The effect of last year’s Wirecard scandal is still lingering, as the European Union has announced its intention to sharpen its rules for regulators and company financial reporting, Reuters reports.
On 25 June 2020, German financial services provider and payment processor Wirecard AG filed for insolvency. The reason—1.9 billion euros ($2.32 billion) was missing from its cash balances as a result of the inflation of its profits for years. CEO Markus Braun was arrested, and an investigation was initiated. Wirecard AG COO Jan Marsalek remains a fugitive.
Almost a year after “Germany’s biggest post-war fraud scandal,” the main culprits have been pointed out—the Federal Financial Supervisory Authority (BaFin) and Wirecard AG’s auditor Ernst & Young (EY) that failed to uncover the fraudulent practices within the company.
Although Wirecard AG had been the subject of accusations years before the scandal happened, little action was taken by BaFin, and EY’s audits reported nothing out of the ordinary. BaFin is currently undergoing core reforms, while EY has since been involved in a lawsuit and lost numerous high-profile clients, the latest being Deutsche Bank, according to Financial Times.
Wirecard AG may have filed for insolvency, but its subsidiaries are still running and offering services such as online banking, credit card processing, and payment transactions (via ecommerce websites or POS checkouts in markets and restaurants).
How Will Wirecard’s Failures Affect Others?
During a speech for the European Policy Centre on Thursday, the European commissioner for financial stability and financial services Mairéad McGuinness called the events from last year “a wake-up call,” adding that, “More and more board members should think twice if they are going to sit on a board and look at their wider responsibilities rather than just looking internally at the bottom line.”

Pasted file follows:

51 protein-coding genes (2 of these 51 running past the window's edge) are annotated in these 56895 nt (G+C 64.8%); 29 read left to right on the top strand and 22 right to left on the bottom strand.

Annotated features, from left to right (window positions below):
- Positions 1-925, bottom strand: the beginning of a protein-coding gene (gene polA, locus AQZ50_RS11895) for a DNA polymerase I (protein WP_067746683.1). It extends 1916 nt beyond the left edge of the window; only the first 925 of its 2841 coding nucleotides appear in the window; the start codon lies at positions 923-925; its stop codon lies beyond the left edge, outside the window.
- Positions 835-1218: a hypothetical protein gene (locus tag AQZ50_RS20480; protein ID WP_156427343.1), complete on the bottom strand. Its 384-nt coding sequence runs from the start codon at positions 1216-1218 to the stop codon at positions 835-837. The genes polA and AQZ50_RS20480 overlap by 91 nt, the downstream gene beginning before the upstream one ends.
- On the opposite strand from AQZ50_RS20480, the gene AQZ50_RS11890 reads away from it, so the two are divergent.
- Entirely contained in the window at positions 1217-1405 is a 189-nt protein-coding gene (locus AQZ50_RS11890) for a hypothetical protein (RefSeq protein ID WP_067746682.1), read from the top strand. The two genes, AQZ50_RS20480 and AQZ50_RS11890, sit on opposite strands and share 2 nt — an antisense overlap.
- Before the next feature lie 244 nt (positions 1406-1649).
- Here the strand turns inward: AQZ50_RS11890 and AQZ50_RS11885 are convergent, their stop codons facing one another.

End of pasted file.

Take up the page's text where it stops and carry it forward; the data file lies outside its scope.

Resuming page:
Investigations during the past year have pointed out many irregularities in the internal quality control of EU auditing companies, including inappropriate monitoring and lack of documentation.
To combat this widespread problem, following this summer, McGuinness announced the launch of a public consultation to look into the auditing process—the audit committees, those who sign off on the companies’ financial figures, as well as those who supervise them.
The aim of this move is to discuss ways to improve the auditing process of companies and highlight the responsibility of the company board members to publish error-free reports.
92% of the market share for audit companies in the EU is held by the Big Four—PwC, KPMG, Deloitte, and EY. The reform is expected to create stronger competition between these companies and diversify the market.